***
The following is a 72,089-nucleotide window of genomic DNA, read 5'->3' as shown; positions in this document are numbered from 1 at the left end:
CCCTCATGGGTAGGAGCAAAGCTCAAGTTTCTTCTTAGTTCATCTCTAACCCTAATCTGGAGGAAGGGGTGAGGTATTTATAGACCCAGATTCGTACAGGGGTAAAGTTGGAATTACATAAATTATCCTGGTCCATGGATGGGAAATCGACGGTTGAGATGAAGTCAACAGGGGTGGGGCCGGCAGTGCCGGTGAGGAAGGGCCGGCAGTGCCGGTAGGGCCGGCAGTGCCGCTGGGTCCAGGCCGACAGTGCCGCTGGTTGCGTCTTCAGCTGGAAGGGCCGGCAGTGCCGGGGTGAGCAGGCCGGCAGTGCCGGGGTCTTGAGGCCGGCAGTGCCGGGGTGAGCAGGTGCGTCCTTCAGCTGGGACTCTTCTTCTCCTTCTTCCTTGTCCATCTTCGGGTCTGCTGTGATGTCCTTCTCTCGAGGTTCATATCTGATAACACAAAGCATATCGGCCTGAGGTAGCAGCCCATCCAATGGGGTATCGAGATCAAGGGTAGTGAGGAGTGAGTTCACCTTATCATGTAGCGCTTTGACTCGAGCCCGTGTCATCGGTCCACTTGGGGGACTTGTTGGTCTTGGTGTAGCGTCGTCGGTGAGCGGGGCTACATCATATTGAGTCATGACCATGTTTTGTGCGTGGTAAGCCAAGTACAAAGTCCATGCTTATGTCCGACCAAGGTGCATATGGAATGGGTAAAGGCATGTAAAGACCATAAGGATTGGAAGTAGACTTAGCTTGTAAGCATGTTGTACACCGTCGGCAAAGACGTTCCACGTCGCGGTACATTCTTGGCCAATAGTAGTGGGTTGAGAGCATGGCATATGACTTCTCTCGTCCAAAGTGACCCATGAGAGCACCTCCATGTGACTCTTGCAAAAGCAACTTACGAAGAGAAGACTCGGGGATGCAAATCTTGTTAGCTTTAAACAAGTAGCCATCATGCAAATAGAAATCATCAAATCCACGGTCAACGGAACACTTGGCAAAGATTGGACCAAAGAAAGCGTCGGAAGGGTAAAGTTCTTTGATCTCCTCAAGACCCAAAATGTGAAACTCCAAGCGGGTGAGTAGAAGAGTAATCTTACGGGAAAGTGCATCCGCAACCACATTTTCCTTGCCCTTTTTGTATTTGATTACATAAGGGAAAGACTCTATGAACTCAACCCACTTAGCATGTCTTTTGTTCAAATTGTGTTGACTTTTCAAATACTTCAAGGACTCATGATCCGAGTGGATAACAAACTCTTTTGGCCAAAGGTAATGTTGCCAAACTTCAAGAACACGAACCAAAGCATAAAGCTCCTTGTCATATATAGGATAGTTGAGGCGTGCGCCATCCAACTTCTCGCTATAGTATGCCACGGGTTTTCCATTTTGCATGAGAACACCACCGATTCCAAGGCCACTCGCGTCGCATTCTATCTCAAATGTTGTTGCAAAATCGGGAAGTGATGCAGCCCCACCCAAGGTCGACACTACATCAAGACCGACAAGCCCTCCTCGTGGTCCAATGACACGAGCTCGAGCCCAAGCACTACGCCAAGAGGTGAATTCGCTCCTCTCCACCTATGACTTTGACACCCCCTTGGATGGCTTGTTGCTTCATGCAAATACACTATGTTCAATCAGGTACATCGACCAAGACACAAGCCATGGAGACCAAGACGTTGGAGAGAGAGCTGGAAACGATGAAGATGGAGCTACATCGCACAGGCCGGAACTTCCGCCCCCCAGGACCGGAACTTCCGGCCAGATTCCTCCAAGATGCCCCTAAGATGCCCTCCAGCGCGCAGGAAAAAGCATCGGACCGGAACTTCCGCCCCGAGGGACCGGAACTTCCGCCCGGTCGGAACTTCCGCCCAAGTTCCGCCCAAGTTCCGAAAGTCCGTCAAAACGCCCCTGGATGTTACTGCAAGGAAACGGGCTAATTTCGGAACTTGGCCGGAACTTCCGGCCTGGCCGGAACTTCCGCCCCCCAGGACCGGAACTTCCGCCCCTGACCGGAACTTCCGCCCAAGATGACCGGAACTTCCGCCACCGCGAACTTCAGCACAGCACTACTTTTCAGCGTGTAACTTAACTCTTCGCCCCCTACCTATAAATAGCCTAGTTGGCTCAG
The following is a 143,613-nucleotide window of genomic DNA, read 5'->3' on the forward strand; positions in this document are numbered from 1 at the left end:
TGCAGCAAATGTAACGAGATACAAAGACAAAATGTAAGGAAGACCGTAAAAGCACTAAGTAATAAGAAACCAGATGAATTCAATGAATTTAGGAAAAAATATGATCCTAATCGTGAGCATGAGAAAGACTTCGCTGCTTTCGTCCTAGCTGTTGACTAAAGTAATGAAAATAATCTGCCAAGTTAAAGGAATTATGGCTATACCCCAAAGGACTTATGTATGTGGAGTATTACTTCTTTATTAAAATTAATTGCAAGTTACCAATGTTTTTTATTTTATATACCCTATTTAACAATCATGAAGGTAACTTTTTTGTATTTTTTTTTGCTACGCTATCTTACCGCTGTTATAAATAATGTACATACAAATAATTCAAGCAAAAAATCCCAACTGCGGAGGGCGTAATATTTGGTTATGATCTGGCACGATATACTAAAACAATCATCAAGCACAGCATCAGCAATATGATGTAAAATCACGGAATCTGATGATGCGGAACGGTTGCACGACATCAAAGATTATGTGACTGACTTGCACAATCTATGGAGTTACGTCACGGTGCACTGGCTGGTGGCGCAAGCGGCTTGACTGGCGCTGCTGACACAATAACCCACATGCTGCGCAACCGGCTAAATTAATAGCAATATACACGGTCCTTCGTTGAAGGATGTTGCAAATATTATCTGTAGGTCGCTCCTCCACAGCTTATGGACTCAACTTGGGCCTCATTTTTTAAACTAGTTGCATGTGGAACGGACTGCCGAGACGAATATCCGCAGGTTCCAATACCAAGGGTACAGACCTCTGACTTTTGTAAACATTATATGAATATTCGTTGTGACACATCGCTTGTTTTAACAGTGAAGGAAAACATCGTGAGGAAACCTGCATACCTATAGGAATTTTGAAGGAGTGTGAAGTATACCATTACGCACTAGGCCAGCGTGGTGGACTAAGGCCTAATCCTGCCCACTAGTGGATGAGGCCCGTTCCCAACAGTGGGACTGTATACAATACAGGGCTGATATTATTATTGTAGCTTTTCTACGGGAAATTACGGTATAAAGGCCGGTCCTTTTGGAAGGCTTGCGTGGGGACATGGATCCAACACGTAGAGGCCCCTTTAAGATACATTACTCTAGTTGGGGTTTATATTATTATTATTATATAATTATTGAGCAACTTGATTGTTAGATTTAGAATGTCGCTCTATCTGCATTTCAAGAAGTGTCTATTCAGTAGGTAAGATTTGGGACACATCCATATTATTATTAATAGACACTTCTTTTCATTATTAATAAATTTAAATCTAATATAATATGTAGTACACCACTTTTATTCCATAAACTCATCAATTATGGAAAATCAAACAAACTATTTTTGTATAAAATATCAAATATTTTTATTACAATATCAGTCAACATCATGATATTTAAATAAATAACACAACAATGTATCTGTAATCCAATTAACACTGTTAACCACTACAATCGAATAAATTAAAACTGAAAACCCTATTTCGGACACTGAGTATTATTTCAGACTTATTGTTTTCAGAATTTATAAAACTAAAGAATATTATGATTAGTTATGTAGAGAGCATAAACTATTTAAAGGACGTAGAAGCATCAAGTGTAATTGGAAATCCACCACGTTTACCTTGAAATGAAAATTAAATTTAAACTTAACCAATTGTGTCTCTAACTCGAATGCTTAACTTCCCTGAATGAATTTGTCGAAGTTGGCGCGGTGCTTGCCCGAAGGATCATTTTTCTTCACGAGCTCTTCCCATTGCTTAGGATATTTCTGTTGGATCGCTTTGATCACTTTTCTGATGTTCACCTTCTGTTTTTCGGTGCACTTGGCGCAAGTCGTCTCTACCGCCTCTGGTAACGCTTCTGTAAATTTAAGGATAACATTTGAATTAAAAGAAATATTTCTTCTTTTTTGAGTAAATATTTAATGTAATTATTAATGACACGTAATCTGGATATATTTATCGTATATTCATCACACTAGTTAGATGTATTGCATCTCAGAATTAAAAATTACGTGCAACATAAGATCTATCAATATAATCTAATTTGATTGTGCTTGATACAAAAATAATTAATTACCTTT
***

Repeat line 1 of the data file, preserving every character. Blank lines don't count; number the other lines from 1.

The following is a 72,089-nucleotide window of genomic DNA, read 5'->3' as shown; positions in this document are numbered from 1 at the left end: